The thing-ness of history, Cherie Lacey

The Lives of Colonial Objects
Annabel Cooper, Lachy Paterson and Angela Wanhalla (eds)
Otago University Press, $50.00,
ISBN 9781927322024

The Lives of Colonial Objects seeks to tell the history, or rather a number of histories, of New Zealand’s colonial past through objects. The collection consists of 50 short essays by a range of authors, from academics, archivists and librarians to heritage professionals, each of whom has selected one object to write about “from the perspective that suited them best”. Spanning the highly celebrated to the profoundly mundane, each object serves as a pathway into aspects of New Zealand’s colonial history. Taken together, the essays present a kind of bric-a-brac approach to our past, giving us “history through glimpses”, rather than a unified, totalising narrative of colonial New Zealand.

As the editors acknowledge in their introduction, the volume takes its lead from Neil MacGregor’s A History of the World in 100 Objects, a joint project by the British Museum and BBC Radio 4 that was designed to take us through “the history of humanity” via 100 objects housed at the museum. The incredible success of this project has initiated what the editors describe as “the study of object histories”, which attempt to bring history to life for both historians and non-historians through material objects.

The volume’s interest in the “thing-ness” of history taps into a wider tendency across a number of genres to privilege the single object as a short-circuit to the past. A technique that dates back to ancient Rome and Greece, the interest in the object as vehicle for memory and history has been revived recently by writers such as Ian Wedde (The Grass Catcher), Tony Judt (Memory Chalet) and Julian Barnes (Levels of Life). There are some clear advantages to this approach. As the editors point out, attending to objects enriches our understanding of the material existence of colonial life, as well as shedding light on the practices of collecting, taste, dress and consumption, patterns of leisure, print culture, and medical or scientific knowledge. It also allows writers to weave together personal or familial memory with colonial history, revealing how one object can touch on a number of narratives across both space and time, and at the same time rendering history both tangible and immediate.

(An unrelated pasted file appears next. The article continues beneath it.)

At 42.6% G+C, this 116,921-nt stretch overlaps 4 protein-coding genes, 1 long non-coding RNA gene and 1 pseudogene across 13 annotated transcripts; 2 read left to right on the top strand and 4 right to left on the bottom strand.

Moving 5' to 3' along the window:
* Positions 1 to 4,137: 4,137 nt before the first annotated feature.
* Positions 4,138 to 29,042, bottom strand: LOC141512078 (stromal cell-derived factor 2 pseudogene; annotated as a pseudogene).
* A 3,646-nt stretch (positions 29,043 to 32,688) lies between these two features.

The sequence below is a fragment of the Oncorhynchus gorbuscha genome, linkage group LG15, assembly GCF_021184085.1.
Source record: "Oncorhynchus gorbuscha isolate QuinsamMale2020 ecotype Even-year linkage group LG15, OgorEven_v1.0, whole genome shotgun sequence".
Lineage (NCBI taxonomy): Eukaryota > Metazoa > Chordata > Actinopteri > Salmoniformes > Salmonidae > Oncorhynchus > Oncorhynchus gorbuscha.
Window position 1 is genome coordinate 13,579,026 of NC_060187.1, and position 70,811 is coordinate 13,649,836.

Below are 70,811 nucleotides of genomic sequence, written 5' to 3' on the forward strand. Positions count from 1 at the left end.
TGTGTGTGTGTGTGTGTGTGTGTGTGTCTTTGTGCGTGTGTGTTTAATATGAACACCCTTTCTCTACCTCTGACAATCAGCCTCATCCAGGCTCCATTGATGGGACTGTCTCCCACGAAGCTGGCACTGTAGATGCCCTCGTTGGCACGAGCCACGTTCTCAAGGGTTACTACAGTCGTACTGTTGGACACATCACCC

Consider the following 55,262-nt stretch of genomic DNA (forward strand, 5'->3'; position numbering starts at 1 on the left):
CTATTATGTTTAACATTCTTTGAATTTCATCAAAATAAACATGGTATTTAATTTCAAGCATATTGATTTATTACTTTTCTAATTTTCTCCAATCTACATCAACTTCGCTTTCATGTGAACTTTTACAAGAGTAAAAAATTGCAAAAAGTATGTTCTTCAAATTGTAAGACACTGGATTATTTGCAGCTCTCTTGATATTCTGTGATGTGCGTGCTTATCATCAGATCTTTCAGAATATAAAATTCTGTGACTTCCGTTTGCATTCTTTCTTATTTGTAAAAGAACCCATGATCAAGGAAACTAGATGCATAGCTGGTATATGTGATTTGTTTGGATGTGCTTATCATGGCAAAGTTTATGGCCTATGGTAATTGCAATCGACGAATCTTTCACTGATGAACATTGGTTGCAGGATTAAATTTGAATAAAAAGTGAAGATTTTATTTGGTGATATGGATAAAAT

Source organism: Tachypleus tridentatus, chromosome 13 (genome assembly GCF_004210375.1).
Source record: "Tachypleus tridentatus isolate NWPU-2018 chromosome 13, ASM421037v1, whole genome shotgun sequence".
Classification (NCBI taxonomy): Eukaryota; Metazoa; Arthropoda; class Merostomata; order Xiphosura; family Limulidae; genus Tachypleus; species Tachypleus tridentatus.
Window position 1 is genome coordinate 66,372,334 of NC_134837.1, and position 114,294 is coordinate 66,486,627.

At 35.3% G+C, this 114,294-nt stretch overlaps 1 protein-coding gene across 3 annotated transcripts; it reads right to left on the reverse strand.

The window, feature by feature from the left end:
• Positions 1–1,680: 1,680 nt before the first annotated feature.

However, and as Conal McCarthy and Jonathan Mané-Wheoki point out in their theoretically inclined final essay, this focus on objects is not without its problems. This essay, one of the standouts of the collection, asks us to consider what counts as an object, and how the very concept of object might be culturally limited, or at least culturally defined. Using the story of the Wharenui Mataatua at Whakatāne, McCarthy and Mané-Wheoki show that this taonga both is and is not an object, since it is also an ancestor – a “living and breathing” entity. This more reflective piece came as a welcome, not to mention useful, coda to the collection, which is determinedly non-theoretical. This final essay draws out some of the more compelling themes of the book – the politics and subjectivities of collecting, colonial and postcolonial museological and historiographical practices – as well as problematising the essays that come before it.

The volume also engages with a more recent interest in, and emphasis on, singular and local histories, as well as history beneath or beyond the nation-state. I am reminded here of the work of historian Tony Ballantyne, which has invited us to see local, small or micro histories not merely as part of a national narrative, but embedded within a wider, dynamic and international web of connections. Ballantyne contributes a wonderful essay to this collection on the boyhood diaries of Herries Beattie, an essay which offers splendid detail about life in colonial Gore, as well as demonstrating the strength of connection at this time between Gore and Scotland, at least for the Beattie family.